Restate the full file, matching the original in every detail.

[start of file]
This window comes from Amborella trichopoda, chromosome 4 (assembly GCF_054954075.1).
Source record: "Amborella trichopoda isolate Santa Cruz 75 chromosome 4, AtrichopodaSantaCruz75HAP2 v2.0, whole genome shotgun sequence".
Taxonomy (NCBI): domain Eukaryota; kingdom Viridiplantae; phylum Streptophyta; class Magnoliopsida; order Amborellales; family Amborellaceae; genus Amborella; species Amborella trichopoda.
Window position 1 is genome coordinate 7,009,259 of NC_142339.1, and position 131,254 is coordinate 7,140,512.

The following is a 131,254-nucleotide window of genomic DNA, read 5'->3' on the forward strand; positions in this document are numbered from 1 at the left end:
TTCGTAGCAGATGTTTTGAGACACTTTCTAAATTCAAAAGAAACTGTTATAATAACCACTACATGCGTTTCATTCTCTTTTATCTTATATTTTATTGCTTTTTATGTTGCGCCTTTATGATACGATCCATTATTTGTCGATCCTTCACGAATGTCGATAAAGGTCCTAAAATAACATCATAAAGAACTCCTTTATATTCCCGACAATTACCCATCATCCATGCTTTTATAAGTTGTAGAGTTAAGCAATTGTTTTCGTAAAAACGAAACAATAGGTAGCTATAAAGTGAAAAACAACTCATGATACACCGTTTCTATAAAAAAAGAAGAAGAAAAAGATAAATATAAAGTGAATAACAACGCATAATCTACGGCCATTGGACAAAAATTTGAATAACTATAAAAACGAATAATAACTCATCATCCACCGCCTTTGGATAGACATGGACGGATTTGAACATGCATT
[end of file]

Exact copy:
This window comes from Amborella trichopoda, chromosome 4 (assembly GCF_054954075.1).
Source record: "Amborella trichopoda isolate Santa Cruz 75 chromosome 4, AtrichopodaSantaCruz75HAP2 v2.0, whole genome shotgun sequence".
Taxonomy (NCBI): domain Eukaryota; kingdom Viridiplantae; phylum Streptophyta; class Magnoliopsida; order Amborellales; family Amborellaceae; genus Amborella; species Amborella trichopoda.
Window position 1 is genome coordinate 7,009,259 of NC_142339.1, and position 131,254 is coordinate 7,140,512.

The following is a 131,254-nucleotide window of genomic DNA, read 5'->3' on the forward strand; positions in this document are numbered from 1 at the left end:
TTCGTAGCAGATGTTTTGAGACACTTTCTAAATTCAAAAGAAACTGTTATAATAACCACTACATGCGTTTCATTCTCTTTTATCTTATATTTTATTGCTTTTTATGTTGCGCCTTTATGATACGATCCATTATTTGTCGATCCTTCACGAATGTCGATAAAGGTCCTAAAATAACATCATAAAGAACTCCTTTATATTCCCGACAATTACCCATCATCCATGCTTTTATAAGTTGTAGAGTTAAGCAATTGTTTTCGTAAAAACGAAACAATAGGTAGCTATAAAGTGAAAAACAACTCATGATACACCGTTTCTATAAAAAAAGAAGAAGAAAAAGATAAATATAAAGTGAATAACAACGCATAATCTACGGCCATTGGACAAAAATTTGAATAACTATAAAAACGAATAATAACTCATCATCCACCGCCTTTGGATAGACATGGACGGATTTGAACATGCATT